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Paid Family Leave Bill for N.H. Won't Face Vote This Year

NHPR/Hannah McCarthy

A paid family and medical leave bill won’t be voted on this year, despite community and bipartisan support. Representative Mary Gile, the primary sponsor of the bill, is still holding out hope for its future.

The bill, which would establish a paid family and medical leave insurance program in New Hampshire, was given a consolation prize in committee on Tuesday. Legislators voted to retain the bill, meaning that it will move to a subcommittee for further deliberation, and be voted on next year.

Gile, who has been trying to get a version of this bill passed for 16 years now, says the Labor, Industrial and Rehabilitative Services committee failed to see the forest for the trees with this bill.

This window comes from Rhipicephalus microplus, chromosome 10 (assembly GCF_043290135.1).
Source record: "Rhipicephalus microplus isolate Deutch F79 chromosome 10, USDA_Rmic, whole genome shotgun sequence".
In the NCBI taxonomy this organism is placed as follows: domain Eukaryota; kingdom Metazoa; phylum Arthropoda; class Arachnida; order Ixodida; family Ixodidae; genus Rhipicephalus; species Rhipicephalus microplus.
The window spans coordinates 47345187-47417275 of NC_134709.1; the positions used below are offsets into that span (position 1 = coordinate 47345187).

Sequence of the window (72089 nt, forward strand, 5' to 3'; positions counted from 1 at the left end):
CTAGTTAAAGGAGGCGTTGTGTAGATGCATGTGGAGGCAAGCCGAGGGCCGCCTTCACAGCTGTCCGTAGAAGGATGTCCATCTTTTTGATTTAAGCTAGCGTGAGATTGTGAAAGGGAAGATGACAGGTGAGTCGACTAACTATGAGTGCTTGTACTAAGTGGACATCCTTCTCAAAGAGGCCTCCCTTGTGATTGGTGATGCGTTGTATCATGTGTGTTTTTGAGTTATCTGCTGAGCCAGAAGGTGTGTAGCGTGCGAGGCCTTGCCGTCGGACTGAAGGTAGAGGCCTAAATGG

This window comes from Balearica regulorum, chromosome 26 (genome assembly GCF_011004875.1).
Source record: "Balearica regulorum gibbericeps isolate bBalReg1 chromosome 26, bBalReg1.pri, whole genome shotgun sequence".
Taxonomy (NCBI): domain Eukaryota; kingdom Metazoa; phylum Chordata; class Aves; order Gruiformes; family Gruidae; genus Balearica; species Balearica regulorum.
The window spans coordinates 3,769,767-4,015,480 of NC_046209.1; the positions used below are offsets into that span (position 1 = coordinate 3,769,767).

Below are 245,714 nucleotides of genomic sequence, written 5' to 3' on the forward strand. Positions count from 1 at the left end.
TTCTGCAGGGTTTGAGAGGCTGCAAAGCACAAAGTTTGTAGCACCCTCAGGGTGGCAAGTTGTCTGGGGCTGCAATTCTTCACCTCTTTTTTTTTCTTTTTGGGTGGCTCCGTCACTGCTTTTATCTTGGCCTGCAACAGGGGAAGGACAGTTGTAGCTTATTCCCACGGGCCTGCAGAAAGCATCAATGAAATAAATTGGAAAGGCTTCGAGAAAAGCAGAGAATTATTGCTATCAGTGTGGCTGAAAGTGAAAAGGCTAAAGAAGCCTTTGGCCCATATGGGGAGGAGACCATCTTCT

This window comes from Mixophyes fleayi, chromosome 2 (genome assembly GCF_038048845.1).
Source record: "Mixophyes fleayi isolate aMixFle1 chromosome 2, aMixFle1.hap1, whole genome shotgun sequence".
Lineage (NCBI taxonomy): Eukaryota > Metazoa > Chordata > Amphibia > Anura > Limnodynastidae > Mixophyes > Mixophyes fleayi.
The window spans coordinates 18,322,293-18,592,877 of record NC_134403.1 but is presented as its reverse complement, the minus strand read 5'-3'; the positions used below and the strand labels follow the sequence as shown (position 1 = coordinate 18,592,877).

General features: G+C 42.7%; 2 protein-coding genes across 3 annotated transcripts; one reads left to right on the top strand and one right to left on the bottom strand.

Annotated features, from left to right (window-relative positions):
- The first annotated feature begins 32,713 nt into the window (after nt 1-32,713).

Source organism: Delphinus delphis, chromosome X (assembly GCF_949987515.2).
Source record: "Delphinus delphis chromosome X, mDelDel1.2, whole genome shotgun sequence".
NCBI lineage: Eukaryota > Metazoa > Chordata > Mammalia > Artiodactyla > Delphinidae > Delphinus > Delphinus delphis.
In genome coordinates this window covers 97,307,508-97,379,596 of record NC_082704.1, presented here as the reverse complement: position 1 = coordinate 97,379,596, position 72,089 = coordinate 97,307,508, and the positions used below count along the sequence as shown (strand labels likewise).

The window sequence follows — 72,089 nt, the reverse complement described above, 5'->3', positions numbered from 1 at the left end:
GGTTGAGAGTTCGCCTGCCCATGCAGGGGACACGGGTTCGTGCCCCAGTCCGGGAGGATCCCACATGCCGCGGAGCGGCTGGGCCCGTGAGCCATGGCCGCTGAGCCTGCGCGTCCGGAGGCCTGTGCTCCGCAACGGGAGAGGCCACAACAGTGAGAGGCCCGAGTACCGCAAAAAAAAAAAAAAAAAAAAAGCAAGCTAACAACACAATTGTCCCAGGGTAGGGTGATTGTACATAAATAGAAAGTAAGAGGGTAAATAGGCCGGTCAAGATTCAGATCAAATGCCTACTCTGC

"These policy committees often – if a bill has a fiscal note, which this one did – they get bogged down in the finances of it," Gile says, "They’re not supposed to. I mean, I’ve been here 20 years and I’ve seen that happen so often. When you lose sight of the policy because of the amount of money involved."

Gile hopes that the bill’s time in its subcommittee will generate a strong understanding of, and investment in, the insurance program. With the governor’s support and decent state revenue, she expects that the bill will pass next year.

Hannah McCarthy first came to NHPR an intern in 2015, returned as a Fellow the following year and then bounced around as a reporter and producer before landing as co-host of Civics 101. She has reported on everything from the opioid epidemic to State House politics to haunted woods of New Hampshire.
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